(513)367-4545 Fax: (513)367-4546

We believe in going beyond what is

expected to offer each family a caring

compassionate service for

an affordable price.


stunk to high heaven, and

there were a wife and two

little girls to worry about. In

1981 I started getting paid to

play music, and that helped

make ends meet. More about

that later.

In 1987 I went to work at

The Harrison Press as an advertising

sales representative,

and by 1989 I was serving as

editor. You might think being

the editor of a small-town

newspaper would be a laidback

gig, maybe even boring.

You’d be wrong.

We gave our readers the

news about everyday stuff

like births, deaths, schools,

sports, city and township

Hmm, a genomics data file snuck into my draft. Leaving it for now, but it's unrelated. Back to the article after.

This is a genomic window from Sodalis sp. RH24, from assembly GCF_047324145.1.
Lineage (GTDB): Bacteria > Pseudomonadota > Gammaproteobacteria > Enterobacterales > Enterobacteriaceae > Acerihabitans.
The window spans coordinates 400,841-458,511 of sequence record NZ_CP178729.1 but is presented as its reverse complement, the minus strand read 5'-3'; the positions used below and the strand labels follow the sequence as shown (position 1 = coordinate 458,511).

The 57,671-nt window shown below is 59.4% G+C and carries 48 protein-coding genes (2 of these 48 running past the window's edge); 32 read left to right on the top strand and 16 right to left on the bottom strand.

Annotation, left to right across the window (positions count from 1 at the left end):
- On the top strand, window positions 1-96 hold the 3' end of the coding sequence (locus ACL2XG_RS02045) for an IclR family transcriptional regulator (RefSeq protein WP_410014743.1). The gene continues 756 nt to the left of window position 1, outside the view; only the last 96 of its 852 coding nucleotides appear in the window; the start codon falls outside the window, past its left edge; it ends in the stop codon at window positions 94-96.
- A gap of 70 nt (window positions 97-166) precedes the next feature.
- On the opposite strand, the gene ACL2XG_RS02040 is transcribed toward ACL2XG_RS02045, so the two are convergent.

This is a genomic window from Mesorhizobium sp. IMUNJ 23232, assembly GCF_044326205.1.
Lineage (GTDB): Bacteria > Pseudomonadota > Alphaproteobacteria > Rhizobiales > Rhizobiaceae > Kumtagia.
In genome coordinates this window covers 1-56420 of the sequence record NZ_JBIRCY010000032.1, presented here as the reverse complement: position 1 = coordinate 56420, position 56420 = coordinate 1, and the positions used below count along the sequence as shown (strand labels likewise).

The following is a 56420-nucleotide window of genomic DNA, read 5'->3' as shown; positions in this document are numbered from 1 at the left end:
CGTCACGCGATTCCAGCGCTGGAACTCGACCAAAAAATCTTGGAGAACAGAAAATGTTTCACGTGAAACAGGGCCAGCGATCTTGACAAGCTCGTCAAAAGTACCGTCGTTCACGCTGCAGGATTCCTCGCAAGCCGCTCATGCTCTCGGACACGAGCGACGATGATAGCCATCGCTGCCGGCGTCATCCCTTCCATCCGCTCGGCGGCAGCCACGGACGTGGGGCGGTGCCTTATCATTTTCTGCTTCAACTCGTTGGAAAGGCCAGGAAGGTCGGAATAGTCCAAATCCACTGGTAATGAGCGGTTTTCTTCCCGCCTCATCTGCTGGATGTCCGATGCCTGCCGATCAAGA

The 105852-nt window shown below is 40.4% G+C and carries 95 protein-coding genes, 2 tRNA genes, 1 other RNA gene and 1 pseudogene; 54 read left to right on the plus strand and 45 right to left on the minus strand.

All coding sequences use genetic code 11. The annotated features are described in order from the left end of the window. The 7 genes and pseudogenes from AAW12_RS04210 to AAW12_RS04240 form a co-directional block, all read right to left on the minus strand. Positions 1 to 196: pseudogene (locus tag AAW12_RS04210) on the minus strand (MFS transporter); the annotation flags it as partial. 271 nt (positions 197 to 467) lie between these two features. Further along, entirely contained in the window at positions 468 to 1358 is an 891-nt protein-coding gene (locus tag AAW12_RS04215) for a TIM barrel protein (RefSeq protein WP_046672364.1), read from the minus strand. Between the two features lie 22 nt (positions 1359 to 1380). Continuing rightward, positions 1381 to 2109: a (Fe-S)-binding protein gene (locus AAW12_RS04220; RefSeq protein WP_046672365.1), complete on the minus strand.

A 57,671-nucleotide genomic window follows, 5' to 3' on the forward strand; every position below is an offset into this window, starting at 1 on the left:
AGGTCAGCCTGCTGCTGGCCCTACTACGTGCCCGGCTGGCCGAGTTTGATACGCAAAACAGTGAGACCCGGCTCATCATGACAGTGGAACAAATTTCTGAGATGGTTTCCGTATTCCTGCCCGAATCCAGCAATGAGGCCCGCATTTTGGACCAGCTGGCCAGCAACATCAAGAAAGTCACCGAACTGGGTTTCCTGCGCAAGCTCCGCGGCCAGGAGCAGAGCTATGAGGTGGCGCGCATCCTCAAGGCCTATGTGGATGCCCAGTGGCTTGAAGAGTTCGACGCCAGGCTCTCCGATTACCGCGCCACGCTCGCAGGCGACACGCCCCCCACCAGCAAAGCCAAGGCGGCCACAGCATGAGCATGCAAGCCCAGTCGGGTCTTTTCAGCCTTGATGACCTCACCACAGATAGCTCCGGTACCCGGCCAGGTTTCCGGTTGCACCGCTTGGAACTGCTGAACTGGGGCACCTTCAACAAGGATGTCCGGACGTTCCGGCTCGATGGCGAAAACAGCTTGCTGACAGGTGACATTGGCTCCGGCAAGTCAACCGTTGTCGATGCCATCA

government, etc. But it was

often a wild ride, as we covered

murders, rapes, robberies,

fires, drownings, plane

crashes, mayoral scandals,

police scandals, elections,

fraud, embezzlement, thefts,

tornadoes, floods, droughts

and so much more.

Our work resulted in eleven

National Newspaper Association

awards, including three

first-in-nation for my column,

“From Here.” We received

nineteen Ohio Newspaper

Association awards, which

included six first-in-state for

the column. I’m kind of proud

of all that.

Future Beacon columns will

focus on everyday observations,

humor, local people,

local history, music, the

adventures of a small-town

newspaperman, and whatever

else I can pull out of my old

brain and heart.

I thank Tamara Taylor and

the folks at The Beacon for

allowing me to get back in

the saddle. And I thank you,

saddle pal, for riding along

with me. Without you, there’s

not much point to any of this.

“Providing funerals and cremations with dignity and compassion.”

215 E. Broadway St, P.O. Box 513

Harrison, Ohio 45030

(513)367-4545 Fax: (513)367-4546

Twenty-five Years of Bringing our Community and Businesses Together.